So I call the assistant, but I cannot get through. I tried several days in a row. Nothing. I tried to contact the producer again. Still nothing.
Never did get that gig, or find out what happened to it.
So the job just vaporized, or someone's nephew needed a job.

Cap'n Bob said...

Wonderful story, but check that first sentence again.

Troy said...



That would have been a dream assignment!

I used to live in the South Bay. One day I went down to Redondo Beach and they were shooting an episode of "RIPTIDE". I was so jazzed I asked a guy on one of the grip trucks if he had an episode script. Incredibly, he did...

...but wouldn't show it to me.

I couldn't even get past the guy in charge of C-stands!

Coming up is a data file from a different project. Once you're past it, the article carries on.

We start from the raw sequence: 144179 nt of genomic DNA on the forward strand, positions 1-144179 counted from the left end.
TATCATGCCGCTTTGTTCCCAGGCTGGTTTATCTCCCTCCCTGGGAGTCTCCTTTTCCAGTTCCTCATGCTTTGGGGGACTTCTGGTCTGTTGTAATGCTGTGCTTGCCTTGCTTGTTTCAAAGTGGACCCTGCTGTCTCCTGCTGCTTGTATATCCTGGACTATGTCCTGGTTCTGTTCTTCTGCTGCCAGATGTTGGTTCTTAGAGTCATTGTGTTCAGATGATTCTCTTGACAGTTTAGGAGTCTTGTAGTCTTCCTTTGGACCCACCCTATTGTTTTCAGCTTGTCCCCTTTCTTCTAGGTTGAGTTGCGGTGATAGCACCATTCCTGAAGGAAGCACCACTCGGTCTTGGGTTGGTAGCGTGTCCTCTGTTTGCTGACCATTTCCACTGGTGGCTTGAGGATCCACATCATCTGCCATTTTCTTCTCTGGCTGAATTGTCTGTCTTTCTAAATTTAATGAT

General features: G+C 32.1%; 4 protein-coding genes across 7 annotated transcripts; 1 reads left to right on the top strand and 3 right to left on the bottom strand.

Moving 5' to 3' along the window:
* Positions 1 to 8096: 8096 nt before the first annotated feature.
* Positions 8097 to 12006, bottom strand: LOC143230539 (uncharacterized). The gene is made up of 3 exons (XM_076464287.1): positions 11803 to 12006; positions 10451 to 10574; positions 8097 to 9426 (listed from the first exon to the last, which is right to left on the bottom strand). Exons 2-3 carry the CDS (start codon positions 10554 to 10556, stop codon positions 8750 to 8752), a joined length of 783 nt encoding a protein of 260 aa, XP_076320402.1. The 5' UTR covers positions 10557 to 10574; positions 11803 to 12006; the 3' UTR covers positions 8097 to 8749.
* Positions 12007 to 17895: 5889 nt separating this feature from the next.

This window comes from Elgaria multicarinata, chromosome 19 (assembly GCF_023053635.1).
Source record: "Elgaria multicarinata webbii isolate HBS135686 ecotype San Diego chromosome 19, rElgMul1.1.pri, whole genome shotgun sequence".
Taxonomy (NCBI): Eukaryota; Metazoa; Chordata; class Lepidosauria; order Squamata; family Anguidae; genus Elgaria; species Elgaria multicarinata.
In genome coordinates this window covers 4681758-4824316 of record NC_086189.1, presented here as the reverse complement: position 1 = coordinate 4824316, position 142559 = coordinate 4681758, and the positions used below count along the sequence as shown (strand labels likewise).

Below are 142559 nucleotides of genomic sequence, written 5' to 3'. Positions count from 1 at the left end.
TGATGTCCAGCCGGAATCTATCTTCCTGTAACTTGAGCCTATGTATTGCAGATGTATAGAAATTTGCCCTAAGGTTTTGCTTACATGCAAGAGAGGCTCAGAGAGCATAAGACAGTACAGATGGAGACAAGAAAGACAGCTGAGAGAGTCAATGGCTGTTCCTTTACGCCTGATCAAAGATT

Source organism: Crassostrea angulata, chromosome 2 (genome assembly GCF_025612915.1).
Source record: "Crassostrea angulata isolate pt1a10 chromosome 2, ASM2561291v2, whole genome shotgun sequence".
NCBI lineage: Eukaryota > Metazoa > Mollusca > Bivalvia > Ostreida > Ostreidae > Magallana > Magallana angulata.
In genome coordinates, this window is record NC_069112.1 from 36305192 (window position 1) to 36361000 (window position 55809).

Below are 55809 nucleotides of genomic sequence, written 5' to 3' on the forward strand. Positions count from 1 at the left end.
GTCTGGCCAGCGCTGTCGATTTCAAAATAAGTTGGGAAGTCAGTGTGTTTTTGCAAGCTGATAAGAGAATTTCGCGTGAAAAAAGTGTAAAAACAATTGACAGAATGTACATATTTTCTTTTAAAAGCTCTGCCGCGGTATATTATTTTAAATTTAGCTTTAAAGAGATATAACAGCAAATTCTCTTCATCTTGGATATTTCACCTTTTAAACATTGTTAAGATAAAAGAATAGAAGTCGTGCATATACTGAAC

P.S. "RIPTIDE" spec? Check.

Paul Duca said...

Coincidence that you mention and show Mr. Spock....I just happened to check out Kelsey Grammar's new gig--narrating the new season of the PBS series PIONEERS OF TELEVISION. The subject of the first show is science fiction, with profiles of Gene Roddenberry, Irwin Allen and Rod Serling.

(try this for your alternate universe...STAR TREK, starring Jack Lord as Capt. Kirk and Martin Landau as Spock--Roddenberry wanted Lord to replace Jeffrey Hunter in the second pilot, but the two couldn't agree on a contract, while Landau turned him down flat).

Max Clarke said...

Blue Jay Way? I too thought this would be a Beatles story, how did I miss the signs?

Creepy story, but at least his behavior matched the fate of the series.

For strange meetings with producers, I still like the time you and David went to the home of Alan Ladd Jr, I think it was. Face covered with a white creme, the two of you drunk because of the bottle of wine he'd left? Something about flamingos? Now THAT was a non-creepy story.